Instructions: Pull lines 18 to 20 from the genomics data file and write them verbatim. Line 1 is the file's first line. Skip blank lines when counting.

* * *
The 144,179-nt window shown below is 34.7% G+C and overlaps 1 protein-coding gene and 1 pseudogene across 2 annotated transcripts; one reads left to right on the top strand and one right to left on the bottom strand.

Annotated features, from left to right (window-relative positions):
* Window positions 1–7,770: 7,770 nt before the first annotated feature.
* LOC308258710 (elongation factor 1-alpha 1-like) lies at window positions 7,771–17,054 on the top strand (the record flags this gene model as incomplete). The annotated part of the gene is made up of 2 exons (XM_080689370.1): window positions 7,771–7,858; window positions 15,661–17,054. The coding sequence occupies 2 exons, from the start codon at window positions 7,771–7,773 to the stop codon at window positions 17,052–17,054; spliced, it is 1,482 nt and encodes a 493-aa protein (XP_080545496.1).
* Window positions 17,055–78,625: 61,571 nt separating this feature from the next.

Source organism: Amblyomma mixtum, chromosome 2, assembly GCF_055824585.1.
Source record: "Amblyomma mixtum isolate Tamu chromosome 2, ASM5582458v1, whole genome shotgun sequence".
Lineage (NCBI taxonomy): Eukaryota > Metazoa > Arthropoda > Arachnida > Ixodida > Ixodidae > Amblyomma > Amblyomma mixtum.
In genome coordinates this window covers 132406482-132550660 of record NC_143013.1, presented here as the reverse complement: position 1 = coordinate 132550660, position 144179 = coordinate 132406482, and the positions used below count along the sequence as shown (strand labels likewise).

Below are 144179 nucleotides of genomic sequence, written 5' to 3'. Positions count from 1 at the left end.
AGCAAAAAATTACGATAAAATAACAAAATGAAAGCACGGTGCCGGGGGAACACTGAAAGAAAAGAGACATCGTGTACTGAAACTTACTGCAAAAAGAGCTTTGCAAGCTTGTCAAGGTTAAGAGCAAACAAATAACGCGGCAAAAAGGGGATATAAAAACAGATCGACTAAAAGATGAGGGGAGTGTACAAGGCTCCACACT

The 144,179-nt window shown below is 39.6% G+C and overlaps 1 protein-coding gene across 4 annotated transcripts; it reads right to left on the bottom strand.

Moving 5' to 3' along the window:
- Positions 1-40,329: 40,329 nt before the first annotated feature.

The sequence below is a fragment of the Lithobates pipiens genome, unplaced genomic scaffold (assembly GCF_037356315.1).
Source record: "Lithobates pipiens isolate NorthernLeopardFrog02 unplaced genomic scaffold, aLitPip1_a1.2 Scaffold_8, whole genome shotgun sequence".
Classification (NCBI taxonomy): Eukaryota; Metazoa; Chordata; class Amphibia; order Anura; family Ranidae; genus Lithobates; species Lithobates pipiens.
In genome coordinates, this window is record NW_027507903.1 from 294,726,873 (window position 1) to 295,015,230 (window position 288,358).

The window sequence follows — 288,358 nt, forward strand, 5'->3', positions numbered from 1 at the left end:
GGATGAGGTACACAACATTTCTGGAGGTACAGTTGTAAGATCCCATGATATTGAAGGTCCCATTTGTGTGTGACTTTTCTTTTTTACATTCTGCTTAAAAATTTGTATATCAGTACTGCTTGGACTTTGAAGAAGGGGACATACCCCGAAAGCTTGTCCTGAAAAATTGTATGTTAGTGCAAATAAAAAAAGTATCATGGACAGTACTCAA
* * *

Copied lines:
In genome coordinates, this window is record NW_027507903.1 from 294,726,873 (window position 1) to 295,015,230 (window position 288,358).

The window sequence follows — 288,358 nt, forward strand, 5'->3', positions numbered from 1 at the left end:
GGATGAGGTACACAACATTTCTGGAGGTACAGTTGTAAGATCCCATGATATTGAAGGTCCCATTTGTGTGTGACTTTTCTTTTTTACATTCTGCTTAAAAATTTGTATATCAGTACTGCTTGGACTTTGAAGAAGGGGACATACCCCGAAAGCTTGTCCTGAAAAATTGTATGTTAGTGCAAATAAAAAAAGTATCATGGACAGTACTCAA